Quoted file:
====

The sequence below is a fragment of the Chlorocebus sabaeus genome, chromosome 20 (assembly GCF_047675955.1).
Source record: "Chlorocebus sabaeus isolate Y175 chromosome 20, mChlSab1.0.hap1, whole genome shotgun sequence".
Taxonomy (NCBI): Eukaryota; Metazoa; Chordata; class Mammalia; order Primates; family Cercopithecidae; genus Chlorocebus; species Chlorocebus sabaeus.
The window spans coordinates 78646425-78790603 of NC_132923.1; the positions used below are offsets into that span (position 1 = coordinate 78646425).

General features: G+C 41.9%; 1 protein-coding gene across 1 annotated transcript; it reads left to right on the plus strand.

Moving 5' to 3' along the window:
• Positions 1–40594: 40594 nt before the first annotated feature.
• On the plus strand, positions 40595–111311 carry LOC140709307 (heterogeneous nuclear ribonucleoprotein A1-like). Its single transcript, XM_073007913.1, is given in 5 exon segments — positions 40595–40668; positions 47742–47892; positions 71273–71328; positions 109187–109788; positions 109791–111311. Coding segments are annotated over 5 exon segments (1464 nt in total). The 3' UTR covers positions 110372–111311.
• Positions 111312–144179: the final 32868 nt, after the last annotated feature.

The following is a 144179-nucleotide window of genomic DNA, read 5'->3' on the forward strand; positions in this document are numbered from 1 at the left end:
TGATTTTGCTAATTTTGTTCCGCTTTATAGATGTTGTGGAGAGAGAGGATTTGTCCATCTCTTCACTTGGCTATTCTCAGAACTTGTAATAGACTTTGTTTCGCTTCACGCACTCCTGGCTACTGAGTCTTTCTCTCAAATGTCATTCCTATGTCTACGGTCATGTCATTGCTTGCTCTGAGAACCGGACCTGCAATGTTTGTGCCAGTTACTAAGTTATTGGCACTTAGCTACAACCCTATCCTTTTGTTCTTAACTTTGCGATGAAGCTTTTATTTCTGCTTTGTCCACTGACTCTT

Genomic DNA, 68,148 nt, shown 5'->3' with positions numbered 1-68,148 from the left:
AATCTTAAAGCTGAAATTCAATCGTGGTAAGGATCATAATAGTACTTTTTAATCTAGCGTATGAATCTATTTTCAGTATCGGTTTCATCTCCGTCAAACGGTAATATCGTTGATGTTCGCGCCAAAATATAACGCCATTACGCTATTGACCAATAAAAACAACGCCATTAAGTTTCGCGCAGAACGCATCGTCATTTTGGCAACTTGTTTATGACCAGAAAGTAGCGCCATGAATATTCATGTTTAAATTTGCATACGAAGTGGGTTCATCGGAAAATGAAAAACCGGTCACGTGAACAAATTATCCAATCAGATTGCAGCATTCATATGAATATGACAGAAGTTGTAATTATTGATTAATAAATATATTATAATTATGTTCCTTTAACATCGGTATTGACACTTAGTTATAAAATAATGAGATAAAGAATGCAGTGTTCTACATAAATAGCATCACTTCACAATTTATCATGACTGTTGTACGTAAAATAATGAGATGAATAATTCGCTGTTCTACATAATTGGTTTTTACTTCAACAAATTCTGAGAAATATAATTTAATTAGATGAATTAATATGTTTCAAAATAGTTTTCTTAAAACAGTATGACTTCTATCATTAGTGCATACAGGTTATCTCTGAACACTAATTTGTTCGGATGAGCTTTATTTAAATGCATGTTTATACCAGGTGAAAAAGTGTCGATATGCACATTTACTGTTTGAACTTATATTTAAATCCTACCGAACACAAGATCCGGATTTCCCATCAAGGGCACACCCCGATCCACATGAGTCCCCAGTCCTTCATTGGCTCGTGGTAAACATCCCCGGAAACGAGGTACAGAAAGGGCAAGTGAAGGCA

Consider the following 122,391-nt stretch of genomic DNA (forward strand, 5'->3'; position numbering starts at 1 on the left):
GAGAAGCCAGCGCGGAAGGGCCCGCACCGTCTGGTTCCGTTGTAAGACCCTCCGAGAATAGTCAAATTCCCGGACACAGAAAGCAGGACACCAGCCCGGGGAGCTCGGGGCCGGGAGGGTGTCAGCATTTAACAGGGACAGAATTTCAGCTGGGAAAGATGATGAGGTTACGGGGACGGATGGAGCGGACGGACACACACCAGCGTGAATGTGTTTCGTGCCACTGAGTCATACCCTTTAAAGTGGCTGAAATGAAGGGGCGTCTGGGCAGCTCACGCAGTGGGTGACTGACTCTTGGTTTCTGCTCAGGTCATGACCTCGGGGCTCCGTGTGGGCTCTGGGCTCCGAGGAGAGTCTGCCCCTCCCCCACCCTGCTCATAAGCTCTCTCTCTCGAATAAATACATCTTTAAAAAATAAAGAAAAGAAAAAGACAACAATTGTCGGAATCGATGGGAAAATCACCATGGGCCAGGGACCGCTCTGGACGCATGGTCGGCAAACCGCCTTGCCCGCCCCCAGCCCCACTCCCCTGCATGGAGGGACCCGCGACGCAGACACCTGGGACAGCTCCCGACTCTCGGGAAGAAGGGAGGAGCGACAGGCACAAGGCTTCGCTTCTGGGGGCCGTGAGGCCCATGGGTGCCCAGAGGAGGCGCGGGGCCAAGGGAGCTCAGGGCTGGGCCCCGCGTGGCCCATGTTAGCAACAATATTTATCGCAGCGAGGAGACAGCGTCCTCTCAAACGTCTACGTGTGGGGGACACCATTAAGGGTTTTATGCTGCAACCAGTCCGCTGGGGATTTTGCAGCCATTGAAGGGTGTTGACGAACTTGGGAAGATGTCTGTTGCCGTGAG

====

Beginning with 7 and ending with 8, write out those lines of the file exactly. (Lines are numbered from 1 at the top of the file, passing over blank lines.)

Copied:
• Positions 1–40594: 40594 nt before the first annotated feature.
• On the plus strand, positions 40595–111311 carry LOC140709307 (heterogeneous nuclear ribonucleoprotein A1-like). Its single transcript, XM_073007913.1, is given in 5 exon segments — positions 40595–40668; positions 47742–47892; positions 71273–71328; positions 109187–109788; positions 109791–111311. Coding segments are annotated over 5 exon segments (1464 nt in total). The 3' UTR covers positions 110372–111311.